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Pardon Me Miss or Mister: There is an Elephant on the Table

08/07/2013 10:48

It’s a jungle out there they say.  Sometimes “the jungle” is happening within our relationships with others though.

When you meet a new acquaintance, does your divulging of diabetes cross your mind at some point?  How about if you know you are going to have ongoing interactions with this person or group of new people?  It may be a question of your level of comfort talking about diabetes or time & experience living with the diagnosis.   

Our health can feel deeply personal to us & difficult to talk about at times especially with newcomers.  I am incredibly comfortable with advocating about diabetes & dispelling myths. I hope to encourage other folks to take the opportunity to learn the actual facts.  It did not take me long to get to this point yet we are each unique & I sure try to be sensitive to folks who are still building their level of comfort.  The thing that I find more challenging is potentially talking to other folks who do not have diabetes who may feel like asking Scotty “to beam them up.”  Are other folks uncomfortable when they see us treating our diabetes or having us share that we have this?  You bet a lot of folks seem to be!  The great news is that with education comes comfort.

My sharing of type 1 with new acquaintances has 2 speeds:  slow or fast.  To determine whether I will simply let our relationship develop & naturally in time share or share right away is dependent upon 2 things.  The groups that are of a more sedentary nature can be slow speed sharing. The groups that I become involved in that have physical components or involve working with children’s groups are fast speed sharing.  Fast speed sharing is what I refer to humorously as mentioning in a low key way that there is an “elephant on the table”.  The reason is that if I go into low blood sugar, the other adults need to know what is happening & that I have to “juice up” & have 10 minutes on a “recess for one”.  It is to me just common sense to provide this information much like as a parent, we would not hesitate to share allergy information about our children.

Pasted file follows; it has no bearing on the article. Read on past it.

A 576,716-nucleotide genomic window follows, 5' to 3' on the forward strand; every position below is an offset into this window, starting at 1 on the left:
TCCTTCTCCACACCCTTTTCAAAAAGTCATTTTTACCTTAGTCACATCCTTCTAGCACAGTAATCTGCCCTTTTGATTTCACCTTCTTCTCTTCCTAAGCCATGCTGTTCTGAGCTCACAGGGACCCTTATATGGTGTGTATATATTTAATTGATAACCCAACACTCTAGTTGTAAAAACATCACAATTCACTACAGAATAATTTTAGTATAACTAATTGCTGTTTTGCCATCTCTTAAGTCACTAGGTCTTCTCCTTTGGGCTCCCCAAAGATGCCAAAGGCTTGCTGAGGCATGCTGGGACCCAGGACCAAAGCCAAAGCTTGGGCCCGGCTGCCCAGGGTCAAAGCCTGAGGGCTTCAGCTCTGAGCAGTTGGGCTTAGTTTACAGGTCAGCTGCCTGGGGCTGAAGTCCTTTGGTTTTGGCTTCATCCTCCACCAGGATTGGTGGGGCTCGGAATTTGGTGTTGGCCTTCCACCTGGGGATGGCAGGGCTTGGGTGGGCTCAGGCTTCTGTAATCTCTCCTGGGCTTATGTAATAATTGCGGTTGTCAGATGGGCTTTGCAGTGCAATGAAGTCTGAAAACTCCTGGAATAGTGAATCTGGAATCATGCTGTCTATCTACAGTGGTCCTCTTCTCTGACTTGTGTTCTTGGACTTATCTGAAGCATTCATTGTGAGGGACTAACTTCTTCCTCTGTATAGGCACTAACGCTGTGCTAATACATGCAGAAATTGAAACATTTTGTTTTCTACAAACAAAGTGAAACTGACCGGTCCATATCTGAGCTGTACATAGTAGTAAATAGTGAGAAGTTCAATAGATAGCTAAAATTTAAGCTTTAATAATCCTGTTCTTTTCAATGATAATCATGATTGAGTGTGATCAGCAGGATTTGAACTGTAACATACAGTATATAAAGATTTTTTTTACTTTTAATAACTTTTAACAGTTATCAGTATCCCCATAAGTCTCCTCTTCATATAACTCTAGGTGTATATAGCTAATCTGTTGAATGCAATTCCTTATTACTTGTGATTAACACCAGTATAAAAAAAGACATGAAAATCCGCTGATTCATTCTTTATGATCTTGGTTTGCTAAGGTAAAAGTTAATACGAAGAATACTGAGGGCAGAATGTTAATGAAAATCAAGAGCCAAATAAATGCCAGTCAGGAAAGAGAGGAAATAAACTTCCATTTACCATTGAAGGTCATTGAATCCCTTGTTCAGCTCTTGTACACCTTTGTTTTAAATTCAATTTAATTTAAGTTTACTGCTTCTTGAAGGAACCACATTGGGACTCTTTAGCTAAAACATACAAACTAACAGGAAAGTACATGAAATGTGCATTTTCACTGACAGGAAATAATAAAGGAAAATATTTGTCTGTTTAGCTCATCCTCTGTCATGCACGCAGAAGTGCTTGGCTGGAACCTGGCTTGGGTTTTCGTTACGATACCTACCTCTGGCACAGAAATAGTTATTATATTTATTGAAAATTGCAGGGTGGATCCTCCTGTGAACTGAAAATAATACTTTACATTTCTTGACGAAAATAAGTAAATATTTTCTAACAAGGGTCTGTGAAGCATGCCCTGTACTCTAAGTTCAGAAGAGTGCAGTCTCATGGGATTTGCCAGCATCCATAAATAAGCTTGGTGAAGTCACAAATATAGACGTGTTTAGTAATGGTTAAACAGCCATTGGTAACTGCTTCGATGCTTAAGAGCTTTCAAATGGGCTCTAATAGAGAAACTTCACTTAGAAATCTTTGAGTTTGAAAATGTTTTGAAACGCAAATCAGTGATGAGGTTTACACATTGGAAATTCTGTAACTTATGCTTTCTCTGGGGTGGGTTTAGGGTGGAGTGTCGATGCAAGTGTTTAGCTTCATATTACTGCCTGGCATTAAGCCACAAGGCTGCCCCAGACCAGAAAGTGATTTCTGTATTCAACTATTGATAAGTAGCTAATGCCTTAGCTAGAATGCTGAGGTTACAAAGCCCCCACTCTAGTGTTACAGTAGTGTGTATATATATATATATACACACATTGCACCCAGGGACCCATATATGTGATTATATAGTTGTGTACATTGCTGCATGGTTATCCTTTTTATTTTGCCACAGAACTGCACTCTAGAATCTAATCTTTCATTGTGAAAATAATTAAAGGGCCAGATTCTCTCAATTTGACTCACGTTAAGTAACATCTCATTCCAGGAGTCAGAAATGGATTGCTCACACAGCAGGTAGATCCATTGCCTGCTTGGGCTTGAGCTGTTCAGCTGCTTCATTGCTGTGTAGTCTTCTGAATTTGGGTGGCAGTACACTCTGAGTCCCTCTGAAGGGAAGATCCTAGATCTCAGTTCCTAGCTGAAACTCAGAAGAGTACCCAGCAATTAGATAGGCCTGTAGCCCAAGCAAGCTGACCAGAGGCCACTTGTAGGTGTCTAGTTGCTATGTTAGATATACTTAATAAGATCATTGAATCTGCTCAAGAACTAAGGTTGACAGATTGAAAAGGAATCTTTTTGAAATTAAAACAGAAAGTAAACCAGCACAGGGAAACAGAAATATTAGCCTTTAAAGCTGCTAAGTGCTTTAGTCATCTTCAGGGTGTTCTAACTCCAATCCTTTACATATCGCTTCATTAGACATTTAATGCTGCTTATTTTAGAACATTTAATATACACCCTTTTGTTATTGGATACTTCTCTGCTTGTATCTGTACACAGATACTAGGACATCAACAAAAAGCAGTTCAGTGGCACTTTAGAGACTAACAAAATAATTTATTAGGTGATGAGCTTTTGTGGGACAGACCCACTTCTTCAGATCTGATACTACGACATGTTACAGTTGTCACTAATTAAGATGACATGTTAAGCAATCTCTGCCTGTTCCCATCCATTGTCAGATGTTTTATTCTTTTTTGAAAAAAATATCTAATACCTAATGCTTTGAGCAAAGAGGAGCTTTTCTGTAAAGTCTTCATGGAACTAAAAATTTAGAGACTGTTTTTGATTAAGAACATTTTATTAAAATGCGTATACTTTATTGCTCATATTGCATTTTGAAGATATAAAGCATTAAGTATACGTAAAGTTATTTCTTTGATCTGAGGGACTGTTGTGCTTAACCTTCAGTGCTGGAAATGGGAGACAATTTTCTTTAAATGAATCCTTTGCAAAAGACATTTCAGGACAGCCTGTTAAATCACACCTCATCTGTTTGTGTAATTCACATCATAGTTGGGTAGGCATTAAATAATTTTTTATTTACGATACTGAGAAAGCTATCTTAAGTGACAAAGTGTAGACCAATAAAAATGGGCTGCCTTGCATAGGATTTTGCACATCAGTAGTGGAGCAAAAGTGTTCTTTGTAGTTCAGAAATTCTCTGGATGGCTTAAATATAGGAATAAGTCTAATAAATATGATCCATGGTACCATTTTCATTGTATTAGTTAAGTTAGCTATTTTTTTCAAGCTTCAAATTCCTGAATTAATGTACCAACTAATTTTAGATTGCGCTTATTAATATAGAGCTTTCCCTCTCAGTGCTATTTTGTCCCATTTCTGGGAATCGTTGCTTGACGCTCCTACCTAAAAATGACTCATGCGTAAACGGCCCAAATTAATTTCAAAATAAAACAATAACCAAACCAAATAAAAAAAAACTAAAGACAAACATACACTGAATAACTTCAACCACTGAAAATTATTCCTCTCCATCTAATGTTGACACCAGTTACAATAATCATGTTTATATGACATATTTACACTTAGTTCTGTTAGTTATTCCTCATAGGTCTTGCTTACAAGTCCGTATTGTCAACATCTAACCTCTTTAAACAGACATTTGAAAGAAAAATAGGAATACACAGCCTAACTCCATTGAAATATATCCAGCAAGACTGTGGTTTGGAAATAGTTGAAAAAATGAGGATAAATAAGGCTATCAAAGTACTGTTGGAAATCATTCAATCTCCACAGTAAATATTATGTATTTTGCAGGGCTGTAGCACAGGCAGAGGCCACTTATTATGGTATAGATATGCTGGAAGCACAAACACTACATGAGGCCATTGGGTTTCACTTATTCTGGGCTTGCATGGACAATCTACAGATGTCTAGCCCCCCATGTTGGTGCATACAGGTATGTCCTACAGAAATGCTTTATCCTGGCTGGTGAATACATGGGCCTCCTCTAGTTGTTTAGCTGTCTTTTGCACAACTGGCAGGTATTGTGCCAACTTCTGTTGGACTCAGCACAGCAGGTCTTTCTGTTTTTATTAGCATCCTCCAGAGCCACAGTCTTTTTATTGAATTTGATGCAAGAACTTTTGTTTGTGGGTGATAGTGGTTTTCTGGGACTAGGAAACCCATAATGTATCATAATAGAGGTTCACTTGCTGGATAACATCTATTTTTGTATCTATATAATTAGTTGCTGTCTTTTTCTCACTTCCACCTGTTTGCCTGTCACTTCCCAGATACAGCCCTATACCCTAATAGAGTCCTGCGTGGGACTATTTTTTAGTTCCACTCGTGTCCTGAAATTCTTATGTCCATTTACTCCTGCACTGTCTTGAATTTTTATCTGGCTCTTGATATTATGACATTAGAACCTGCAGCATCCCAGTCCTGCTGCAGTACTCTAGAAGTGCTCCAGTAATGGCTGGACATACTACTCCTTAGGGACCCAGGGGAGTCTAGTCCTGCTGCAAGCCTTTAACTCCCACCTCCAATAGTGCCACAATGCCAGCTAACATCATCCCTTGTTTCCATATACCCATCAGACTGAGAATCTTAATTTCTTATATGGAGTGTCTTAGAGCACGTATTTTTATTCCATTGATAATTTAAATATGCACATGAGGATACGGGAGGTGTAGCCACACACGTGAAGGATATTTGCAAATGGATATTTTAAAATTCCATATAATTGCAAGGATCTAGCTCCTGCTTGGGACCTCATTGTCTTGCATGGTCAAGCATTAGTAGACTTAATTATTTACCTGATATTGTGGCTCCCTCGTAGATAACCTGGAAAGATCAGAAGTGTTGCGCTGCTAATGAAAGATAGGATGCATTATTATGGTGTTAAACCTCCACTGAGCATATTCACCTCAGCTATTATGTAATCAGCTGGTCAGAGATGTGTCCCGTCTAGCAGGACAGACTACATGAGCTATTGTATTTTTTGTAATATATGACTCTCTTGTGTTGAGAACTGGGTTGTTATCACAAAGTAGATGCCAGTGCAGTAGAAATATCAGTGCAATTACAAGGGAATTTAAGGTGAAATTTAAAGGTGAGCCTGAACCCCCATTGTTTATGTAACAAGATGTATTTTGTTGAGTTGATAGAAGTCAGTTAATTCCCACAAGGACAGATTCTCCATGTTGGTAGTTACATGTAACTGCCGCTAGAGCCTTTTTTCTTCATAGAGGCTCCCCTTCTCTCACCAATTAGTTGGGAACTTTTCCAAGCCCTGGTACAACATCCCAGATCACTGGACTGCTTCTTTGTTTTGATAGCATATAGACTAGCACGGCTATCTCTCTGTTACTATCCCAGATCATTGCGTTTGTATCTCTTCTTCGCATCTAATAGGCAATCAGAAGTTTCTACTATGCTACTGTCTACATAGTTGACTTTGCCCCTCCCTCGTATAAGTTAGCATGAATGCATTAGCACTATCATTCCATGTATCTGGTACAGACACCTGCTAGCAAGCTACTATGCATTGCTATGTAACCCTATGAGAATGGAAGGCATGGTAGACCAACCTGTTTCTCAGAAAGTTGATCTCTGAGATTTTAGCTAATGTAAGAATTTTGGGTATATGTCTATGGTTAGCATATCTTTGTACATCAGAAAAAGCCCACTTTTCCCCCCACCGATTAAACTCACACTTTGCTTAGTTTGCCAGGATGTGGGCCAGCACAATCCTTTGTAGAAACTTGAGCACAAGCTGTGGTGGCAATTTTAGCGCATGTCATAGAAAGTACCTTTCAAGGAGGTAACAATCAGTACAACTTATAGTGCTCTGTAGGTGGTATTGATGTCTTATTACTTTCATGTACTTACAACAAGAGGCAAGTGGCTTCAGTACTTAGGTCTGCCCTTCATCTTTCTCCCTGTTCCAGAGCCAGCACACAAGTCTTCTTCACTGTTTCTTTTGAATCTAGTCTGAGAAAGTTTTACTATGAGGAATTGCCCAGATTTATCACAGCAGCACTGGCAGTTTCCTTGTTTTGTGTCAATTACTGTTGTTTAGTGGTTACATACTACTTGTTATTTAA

Diabetes is not funny yet we can choose to approach the subject with comfort.  That is the reason that for me at least, I literally share when needed with new folks the one liner, “excuse me Miss or Mister but there is an elephant on the table.”  It has so far almost always resulted in alleviating any discomfort yet at the same time sharing necessary information.

Most times, I find that others appreciate knowing that we are proactively sharing information that will be helpful particularly if we need to treat a low blood sugar during a community activity.  If we are part of a team, then it makes sense to share this information that can affect others within the group.  In my experience, the vast majority of people have been gems in receiving the “elephant on the table.”  There have been a handful of folks that have continued to want to be “beamed up by Scotty.”  Those few folks were uncomfortable with any approach to discussion of diabetes or 365 challenges.  These are generally the folks that as a result of his or her choice have been caught off guard when I have gone into hypoglycemia because they had “tuned out” when I shared the information initially about “the elephant in the room.”  One example of that was an instance when I requested information about a group hike & the person gave me information that the hike would be half the distance of what it turned out to be in reality.  I had mentioned to this person that I did not mean to bother them however I would need the exercise information so that I could give myself the correct amount of insulin at breakfast time just prior to the hike.  Immediately following the hike, I was in low blood sugar.  I quietly went to an area in the picnic area following the hike & drank a juice box at the speed of light.  Several similar situations continued to happen with let’s call this person “Scotty” because they could not handle “elephants in the room.”  “Scotty” is only being mentioned just to be realistic that not every single person is going to be understanding about “the elephant.”  Could it be that some people can actually be detrimental to our health?  We answer that question for ourselves.  We also get to choose whether we will continue to interchange with folks with that “elephant barrier.”  The great news is that the folks that want to be part of “the safari” are the norm I have found.  My heart is grateful to “the safari” crowd.

The “elephant on the table” way of sharing may not be your style yet it may just give you an idea of how you would feel most comfortable sharing with newcomers.  I sure hope so!

Smiles, Saundie :)

May you be surrounded with an encouraging "safari" & next Monday's sharing is "BYOD"  :)